Tanah Rata, Malaysia

Photo: Arne Müseler / www.arne-mueseler.de [CC-BY-SA-3.0-de (http://creativecommons.org/licenses/by-sa/3.0/de/deed.en)], via Wikimedia Commons
Photo: Arne Müseler / http://www.arne-mueseler.de [CC-BY-SA-3.0-de (http://creativecommons.org/licenses/by-sa/3.0/de/deed.en)%5D, via Wikimedia Commons
You spent the morning getting a crash course on tea. You learned how tea leaves are plucked, withered, rolled, fermented, dried, and sorted. You studied grades, flavors, and characteristics of different types of teas. Now it’s finally time for a tasting. A robust black tea has been brewing in a tin teapot. Sweetened condensed milk sits off to the side. Steam is mixing with the fresh air. You raise a cup to your lips, smell the strong aroma, and take a sip. You smile and look out over the rolling green hills full of tea leaves. Welcome to the Cameron Highlands.

The Cameron Highlands, an area the size of Singapore, sit almost a mile above sea level on the Peninsular Malaysia. The area is known as “the little corner of England in Asia” due to its lush hills, cool breezes, and strong tea culture. It’s filled with tea plantations, strawberry fields, and fruit orchards. Plus jaw-dropping views.

After touring the BOH Tea Plantation, Malaysia’s largest black tea producer, continue driving up Mount Batu Brinchang. The second-highest mountain in the Cameron Highlands sits at the borders of Perak and Pahang, two western Malaysian states. Hike through a dwarf forest and dense moss. Listen to a cacophony of bird songs. Climb the watchtower for views over the jungle and the Titiwangsa Mountains that stretch into Thailand. And breathe in the clear air high above the clouds.

Photo: YTL Hotels
Photo: YTL Hotels

Then make your way down the winding hill to find your hotel, the Cameron Highlands Resort. If you didn’t already feel like you were in England, you will now. The Tudor-style resort has timber-beamed ceilings, French doors, and wooden shutters. Your comfortable room has a four-poster bed and a daybed. Join other guests in the Jim Thompson Tea Room for another cup of tea, tiny sandwiches, clotted cream, and a huge bowl of fresh strawberries. Relax at the Spa Village. Soften your skin in a yellow rose tea bath, restore your natural glow with a mint-and-thyme body scrub, and practically fall asleep during a strawberry aroma massage. After a candlelit dinner, end the evening with a glass of whiskey and a game of snooker at the Highlands Bar.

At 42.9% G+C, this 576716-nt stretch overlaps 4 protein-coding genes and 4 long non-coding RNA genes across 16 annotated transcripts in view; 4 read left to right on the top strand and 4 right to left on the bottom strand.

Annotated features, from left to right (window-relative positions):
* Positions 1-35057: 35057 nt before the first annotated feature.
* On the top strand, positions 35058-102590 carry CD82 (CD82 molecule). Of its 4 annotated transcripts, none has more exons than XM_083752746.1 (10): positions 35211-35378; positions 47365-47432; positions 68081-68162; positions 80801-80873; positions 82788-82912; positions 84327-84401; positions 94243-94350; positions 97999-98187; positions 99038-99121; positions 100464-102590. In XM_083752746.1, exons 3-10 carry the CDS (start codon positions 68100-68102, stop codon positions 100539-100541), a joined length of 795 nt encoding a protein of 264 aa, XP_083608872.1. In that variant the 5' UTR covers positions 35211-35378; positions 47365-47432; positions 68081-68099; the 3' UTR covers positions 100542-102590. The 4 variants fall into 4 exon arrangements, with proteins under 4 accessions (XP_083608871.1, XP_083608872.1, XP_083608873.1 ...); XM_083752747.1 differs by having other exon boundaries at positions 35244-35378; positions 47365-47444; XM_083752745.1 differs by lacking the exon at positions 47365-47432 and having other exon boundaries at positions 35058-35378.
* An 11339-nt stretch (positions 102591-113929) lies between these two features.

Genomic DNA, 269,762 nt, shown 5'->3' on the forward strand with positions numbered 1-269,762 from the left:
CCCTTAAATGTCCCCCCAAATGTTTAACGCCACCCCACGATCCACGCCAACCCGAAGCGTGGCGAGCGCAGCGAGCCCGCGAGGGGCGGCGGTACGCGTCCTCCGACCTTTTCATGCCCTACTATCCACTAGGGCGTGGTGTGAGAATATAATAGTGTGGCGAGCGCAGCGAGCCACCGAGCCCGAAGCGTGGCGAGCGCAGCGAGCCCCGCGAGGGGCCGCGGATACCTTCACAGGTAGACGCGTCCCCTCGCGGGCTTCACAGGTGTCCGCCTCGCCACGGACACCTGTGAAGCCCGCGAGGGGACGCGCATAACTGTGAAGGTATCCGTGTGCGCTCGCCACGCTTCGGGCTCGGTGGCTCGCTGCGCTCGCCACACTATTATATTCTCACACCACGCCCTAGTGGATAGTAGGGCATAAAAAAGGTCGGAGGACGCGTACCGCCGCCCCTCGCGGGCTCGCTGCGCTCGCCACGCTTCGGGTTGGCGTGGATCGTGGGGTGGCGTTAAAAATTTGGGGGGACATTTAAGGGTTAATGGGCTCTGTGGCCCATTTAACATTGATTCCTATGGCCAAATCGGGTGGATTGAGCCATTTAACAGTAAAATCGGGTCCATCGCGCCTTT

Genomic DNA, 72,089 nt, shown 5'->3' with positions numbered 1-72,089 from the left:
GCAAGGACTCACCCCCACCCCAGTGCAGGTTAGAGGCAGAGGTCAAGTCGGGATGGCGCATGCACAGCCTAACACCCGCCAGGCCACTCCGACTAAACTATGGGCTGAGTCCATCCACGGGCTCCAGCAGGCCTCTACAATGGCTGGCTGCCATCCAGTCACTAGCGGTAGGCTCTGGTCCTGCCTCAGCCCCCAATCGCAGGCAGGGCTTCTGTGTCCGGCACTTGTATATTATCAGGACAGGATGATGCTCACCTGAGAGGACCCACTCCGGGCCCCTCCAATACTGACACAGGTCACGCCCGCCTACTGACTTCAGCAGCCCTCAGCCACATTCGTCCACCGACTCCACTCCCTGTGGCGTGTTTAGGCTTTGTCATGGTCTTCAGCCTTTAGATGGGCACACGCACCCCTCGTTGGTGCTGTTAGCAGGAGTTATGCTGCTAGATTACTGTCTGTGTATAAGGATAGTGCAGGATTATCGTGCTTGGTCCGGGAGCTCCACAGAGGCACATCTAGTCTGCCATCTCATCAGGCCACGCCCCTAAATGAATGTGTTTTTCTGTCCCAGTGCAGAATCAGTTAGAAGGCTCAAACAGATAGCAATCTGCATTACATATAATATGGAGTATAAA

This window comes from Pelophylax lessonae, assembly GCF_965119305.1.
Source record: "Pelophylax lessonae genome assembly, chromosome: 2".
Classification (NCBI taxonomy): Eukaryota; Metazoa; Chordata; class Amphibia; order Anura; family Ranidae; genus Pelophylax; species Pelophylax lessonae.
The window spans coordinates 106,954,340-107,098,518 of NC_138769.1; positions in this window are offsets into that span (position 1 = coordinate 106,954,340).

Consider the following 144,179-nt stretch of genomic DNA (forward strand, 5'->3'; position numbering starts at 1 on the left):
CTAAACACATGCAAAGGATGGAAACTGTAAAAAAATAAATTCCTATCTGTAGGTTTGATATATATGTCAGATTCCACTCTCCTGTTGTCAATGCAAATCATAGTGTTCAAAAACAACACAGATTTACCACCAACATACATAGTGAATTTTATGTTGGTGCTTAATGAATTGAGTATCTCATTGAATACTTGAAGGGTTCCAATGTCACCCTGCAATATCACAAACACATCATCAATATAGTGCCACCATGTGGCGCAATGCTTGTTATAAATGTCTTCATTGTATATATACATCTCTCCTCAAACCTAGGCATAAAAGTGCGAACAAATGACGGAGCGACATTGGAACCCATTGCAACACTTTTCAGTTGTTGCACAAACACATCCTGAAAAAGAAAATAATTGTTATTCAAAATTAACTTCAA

The bright sun wakes you up early the next morning. You have another full day planned. Stop for breakfast—a local noodle dish—in the dining room. The tea leaves outside are still covered with mist. Hike to the Sam Poh Buddhist Temple. When you arrive, remove your shoes and socks, pass through the bright yellow wall, and breathe in strong incense to see a large statue of Lord Buddha. Continue to Parit Falls, a small waterfall with a decorative bridge above it. Then stop at a strawberry farm to pick your own strawberries and then eat them with fresh cream.

Though tempted to return to your peaceful resort for afternoon tea, don’t go back yet. Instead, stroll through Pasar Malam, the night market that opens later in the afternoon. Browse the stalls for fried crabs, sweet potato balls, rice cakes, cauliflower, roses, cacti, and more strawberries. Plus lots of things you can’t identify. Everywhere you turn, a new smell tries to lure you in a different direction. You fill your bag with goodies and eat whatever you can’t take with you. The only thing you still need is one more cup of tea.

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